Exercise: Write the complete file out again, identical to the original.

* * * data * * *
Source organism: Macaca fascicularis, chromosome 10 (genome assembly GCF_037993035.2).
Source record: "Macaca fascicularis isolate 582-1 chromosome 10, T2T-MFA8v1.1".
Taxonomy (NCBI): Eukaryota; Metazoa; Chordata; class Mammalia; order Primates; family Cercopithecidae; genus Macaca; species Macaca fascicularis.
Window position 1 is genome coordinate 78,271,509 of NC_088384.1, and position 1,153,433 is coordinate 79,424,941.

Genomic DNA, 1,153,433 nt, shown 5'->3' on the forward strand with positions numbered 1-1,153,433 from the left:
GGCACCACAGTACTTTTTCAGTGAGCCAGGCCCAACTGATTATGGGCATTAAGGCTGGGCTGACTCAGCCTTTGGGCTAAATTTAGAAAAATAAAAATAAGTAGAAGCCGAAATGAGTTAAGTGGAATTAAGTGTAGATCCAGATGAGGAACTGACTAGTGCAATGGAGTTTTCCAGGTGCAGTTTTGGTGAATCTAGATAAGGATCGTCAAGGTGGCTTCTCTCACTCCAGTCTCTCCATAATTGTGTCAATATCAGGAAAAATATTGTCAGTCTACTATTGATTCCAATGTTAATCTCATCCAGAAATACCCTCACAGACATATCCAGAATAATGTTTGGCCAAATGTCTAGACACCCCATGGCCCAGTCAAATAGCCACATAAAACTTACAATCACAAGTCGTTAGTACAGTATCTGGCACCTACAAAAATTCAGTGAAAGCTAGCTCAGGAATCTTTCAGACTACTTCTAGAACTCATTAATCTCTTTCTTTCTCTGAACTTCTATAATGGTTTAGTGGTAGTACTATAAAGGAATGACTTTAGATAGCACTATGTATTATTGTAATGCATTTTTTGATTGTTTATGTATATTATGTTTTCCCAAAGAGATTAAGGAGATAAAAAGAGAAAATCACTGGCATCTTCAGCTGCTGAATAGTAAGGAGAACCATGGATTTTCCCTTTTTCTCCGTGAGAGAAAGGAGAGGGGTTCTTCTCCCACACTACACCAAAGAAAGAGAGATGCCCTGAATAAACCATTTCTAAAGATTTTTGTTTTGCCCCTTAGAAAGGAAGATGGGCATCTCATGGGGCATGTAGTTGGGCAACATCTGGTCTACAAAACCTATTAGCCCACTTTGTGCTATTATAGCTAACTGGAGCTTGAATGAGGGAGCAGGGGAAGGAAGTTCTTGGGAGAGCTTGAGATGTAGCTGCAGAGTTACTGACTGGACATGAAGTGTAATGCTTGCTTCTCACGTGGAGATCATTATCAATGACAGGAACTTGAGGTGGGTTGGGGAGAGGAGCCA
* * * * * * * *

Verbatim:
Source organism: Macaca fascicularis, chromosome 10 (genome assembly GCF_037993035.2).
Source record: "Macaca fascicularis isolate 582-1 chromosome 10, T2T-MFA8v1.1".
Taxonomy (NCBI): Eukaryota; Metazoa; Chordata; class Mammalia; order Primates; family Cercopithecidae; genus Macaca; species Macaca fascicularis.
Window position 1 is genome coordinate 78,271,509 of NC_088384.1, and position 1,153,433 is coordinate 79,424,941.

Genomic DNA, 1,153,433 nt, shown 5'->3' on the forward strand with positions numbered 1-1,153,433 from the left:
GGCACCACAGTACTTTTTCAGTGAGCCAGGCCCAACTGATTATGGGCATTAAGGCTGGGCTGACTCAGCCTTTGGGCTAAATTTAGAAAAATAAAAATAAGTAGAAGCCGAAATGAGTTAAGTGGAATTAAGTGTAGATCCAGATGAGGAACTGACTAGTGCAATGGAGTTTTCCAGGTGCAGTTTTGGTGAATCTAGATAAGGATCGTCAAGGTGGCTTCTCTCACTCCAGTCTCTCCATAATTGTGTCAATATCAGGAAAAATATTGTCAGTCTACTATTGATTCCAATGTTAATCTCATCCAGAAATACCCTCACAGACATATCCAGAATAATGTTTGGCCAAATGTCTAGACACCCCATGGCCCAGTCAAATAGCCACATAAAACTTACAATCACAAGTCGTTAGTACAGTATCTGGCACCTACAAAAATTCAGTGAAAGCTAGCTCAGGAATCTTTCAGACTACTTCTAGAACTCATTAATCTCTTTCTTTCTCTGAACTTCTATAATGGTTTAGTGGTAGTACTATAAAGGAATGACTTTAGATAGCACTATGTATTATTGTAATGCATTTTTTGATTGTTTATGTATATTATGTTTTCCCAAAGAGATTAAGGAGATAAAAAGAGAAAATCACTGGCATCTTCAGCTGCTGAATAGTAAGGAGAACCATGGATTTTCCCTTTTTCTCCGTGAGAGAAAGGAGAGGGGTTCTTCTCCCACACTACACCAAAGAAAGAGAGATGCCCTGAATAAACCATTTCTAAAGATTTTTGTTTTGCCCCTTAGAAAGGAAGATGGGCATCTCATGGGGCATGTAGTTGGGCAACATCTGGTCTACAAAACCTATTAGCCCACTTTGTGCTATTATAGCTAACTGGAGCTTGAATGAGGGAGCAGGGGAAGGAAGTTCTTGGGAGAGCTTGAGATGTAGCTGCAGAGTTACTGACTGGACATGAAGTGTAATGCTTGCTTCTCACGTGGAGATCATTATCAATGACAGGAACTTGAGGTGGGTTGGGGAGAGGAGCCA